When the Surface Laptop was first announced, it was a remarkably interesting design. Microsoft continued to advocate for their 3:2 aspect ratio displays, and the Surface Laptop was the first notebook to offer that aspect ratio in modern times. In addition, the design team outfitted the Surface Laptop, which at the time was only offered as a 13.5-inch size, with an Alcantara keyboard deck which was unique in the space.

Microsoft then refreshed the Surface Laptop, and added a larger 15-inch model as an option, as well as offering models with and without the Alcantara keyboard deck, at least in the 13.5-inch lineup. The 15-inch has never offered the fabric option. Unlike Microsoft’s Surface Book, which is made out of a magnesium alloy, the Surface Laptop has always been made out of aluminum. The advantage here for the Surface Laptop is that it is less expensive, and the aluminum finish allows for anodized finishes in a variety of color options. For 2021, the Surface Laptop 4 13.5-inch is available in Platinum, Ice Blue, Matte Black, and Sandstone, while the larger 15-inch model is just available in Platinum and Matte Black. The review unit is the black version, and it looks amazing, but be warned, it is more difficult to keep clean than the platinum model.

Two things can be true at once, and it is both fair to say that the Surface Laptop 4 is a well-designed, attractive notebook, and that it is in need of a bit of a facelift. Microsoft has not altered the overall design since the original Surface Laptop shipped, other than to add a larger model, so the Surface Laptop 4 still has rather large display bezels compared to recent designs from other manufacturers. The 3:2 display aspect ratio is still a win, but it is no longer unique to the segment, with other players now offering taller displays as well. The rest of the Surface lineup all features one cool trick, but the Surface Laptop 4 is just a laptop. There is no 360° hinge, no detachable display. But, not everyone wants that, and as a pure laptop, the Laptop 4 can surpass the other designs in areas like weight, and usability in the traditional laptop mode.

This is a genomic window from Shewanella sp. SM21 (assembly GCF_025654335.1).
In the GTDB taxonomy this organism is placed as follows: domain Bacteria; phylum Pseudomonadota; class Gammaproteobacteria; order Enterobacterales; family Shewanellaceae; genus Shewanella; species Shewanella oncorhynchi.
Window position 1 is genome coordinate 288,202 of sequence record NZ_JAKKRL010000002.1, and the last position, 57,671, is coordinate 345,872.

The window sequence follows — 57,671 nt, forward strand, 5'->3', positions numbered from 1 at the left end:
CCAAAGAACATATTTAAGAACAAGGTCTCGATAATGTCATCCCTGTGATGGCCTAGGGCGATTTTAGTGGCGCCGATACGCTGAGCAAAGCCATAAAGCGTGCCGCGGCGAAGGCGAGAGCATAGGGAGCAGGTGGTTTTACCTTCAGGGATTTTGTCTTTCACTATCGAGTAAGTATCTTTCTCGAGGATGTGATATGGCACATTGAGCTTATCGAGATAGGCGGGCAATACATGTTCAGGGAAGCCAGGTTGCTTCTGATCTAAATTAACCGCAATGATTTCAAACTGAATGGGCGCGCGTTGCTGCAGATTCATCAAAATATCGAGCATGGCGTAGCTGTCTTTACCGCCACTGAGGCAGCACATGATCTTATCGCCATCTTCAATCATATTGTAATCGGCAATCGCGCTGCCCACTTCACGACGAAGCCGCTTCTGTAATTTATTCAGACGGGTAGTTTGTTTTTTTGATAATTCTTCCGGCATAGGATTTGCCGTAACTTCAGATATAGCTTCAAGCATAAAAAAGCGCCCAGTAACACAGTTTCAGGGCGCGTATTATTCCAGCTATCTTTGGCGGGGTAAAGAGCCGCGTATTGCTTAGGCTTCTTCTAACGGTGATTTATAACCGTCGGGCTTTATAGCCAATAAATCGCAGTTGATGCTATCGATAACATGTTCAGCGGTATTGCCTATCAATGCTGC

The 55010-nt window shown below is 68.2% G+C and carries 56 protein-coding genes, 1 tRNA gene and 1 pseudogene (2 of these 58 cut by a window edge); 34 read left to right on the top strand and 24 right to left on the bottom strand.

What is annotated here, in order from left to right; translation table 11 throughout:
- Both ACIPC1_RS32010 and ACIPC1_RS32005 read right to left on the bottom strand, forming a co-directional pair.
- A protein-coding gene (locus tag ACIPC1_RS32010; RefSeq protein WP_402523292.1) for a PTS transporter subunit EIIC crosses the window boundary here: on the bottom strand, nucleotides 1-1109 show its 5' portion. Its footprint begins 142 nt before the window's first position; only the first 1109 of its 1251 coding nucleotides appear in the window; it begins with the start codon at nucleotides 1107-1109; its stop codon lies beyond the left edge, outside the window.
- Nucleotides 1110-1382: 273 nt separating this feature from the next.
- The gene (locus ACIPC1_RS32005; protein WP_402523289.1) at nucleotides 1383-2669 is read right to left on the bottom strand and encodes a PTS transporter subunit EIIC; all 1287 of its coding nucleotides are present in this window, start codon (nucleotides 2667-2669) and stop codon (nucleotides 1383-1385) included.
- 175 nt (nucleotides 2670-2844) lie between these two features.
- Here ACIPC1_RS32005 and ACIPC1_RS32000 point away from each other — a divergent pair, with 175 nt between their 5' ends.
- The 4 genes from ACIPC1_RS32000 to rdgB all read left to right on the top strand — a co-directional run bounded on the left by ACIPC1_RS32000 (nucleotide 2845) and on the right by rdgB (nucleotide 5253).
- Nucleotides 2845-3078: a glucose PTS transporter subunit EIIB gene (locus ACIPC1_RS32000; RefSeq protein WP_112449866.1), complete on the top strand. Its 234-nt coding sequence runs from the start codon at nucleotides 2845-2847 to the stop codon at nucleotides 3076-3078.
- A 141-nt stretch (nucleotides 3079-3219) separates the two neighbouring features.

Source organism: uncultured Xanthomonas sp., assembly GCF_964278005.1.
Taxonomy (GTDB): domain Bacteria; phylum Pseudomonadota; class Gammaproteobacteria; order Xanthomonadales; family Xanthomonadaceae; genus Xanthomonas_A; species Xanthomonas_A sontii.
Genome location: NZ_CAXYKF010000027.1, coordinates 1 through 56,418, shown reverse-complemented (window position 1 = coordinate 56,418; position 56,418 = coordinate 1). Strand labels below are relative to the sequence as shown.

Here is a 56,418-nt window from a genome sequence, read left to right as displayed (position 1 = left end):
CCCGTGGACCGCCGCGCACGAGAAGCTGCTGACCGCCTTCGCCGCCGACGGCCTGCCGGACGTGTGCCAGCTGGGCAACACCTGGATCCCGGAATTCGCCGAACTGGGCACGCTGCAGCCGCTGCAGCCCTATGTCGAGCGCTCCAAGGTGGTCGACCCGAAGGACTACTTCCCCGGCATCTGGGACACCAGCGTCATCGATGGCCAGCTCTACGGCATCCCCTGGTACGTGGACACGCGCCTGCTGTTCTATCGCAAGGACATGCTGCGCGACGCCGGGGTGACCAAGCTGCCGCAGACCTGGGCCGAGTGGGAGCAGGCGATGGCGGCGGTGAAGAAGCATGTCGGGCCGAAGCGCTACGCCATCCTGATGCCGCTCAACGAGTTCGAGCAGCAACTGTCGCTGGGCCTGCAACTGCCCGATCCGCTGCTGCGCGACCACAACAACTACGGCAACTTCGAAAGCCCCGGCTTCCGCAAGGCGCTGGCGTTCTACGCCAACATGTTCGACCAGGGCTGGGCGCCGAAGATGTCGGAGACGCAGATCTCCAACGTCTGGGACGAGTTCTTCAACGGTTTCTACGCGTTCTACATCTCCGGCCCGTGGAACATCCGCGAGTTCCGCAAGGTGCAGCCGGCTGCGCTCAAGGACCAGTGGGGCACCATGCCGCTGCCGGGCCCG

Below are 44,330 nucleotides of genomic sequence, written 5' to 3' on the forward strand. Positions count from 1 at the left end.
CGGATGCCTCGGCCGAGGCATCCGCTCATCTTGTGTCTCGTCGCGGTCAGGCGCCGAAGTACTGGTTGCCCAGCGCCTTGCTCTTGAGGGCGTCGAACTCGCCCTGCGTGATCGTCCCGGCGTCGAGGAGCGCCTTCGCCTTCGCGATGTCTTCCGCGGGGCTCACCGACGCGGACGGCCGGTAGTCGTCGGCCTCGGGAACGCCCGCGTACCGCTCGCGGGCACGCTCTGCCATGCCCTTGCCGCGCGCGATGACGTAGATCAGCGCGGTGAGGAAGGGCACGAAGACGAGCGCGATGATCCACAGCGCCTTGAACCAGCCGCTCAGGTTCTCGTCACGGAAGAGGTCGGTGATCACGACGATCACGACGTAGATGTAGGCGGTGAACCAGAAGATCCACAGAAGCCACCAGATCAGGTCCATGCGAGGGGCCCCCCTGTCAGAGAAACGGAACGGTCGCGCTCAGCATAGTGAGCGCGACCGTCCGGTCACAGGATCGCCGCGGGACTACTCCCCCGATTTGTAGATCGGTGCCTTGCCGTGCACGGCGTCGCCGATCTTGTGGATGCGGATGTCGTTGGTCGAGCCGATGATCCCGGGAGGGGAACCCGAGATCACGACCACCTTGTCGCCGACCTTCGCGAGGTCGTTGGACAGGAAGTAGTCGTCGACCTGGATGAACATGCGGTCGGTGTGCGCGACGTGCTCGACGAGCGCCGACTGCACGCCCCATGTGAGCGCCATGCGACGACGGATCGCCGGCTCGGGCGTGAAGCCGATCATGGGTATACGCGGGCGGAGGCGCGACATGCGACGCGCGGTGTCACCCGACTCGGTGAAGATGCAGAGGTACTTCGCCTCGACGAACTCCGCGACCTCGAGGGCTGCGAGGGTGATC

Microsoft has always offered a great keyboard in the Surface Laptop line, and this continues with the 4th generation, offering 1.3 mm of key travel, a logical key placement, easy to use function keys, and three levels of backlighting. The trackpad is also about as good as you can get in the PC space, and the 15-inch Surface Laptop 4 offers a large trackpad without going so crazy on the width that it interferes with using the keyboard. As someone who likes the Alcantara, it is a bit of a shame that they do not offer it at all on the 15-inch models. The anodized aluminum feels good, but almost all notebooks in this segment offer the same anodized finish, so the fabric did offer something unique.

While the port selection is not robust, the Surface Laptop 4 does offer enough for most people, with a single USB Type-A port on the right, alongside a Type-C port. If you need additional expansion, Microsoft does offer a Surface Dock which connects over the Surface Connect charging port. Sadly, Microsoft has refused to support any form of Thunderbolt on any Surface devices, meaning the USB Type-C port is USB-only, but it does include native DisplayPort, as well as charging. Microsoft offers some Type-C video and audio adapters as well, if you need to connect to something other than DisplayPort.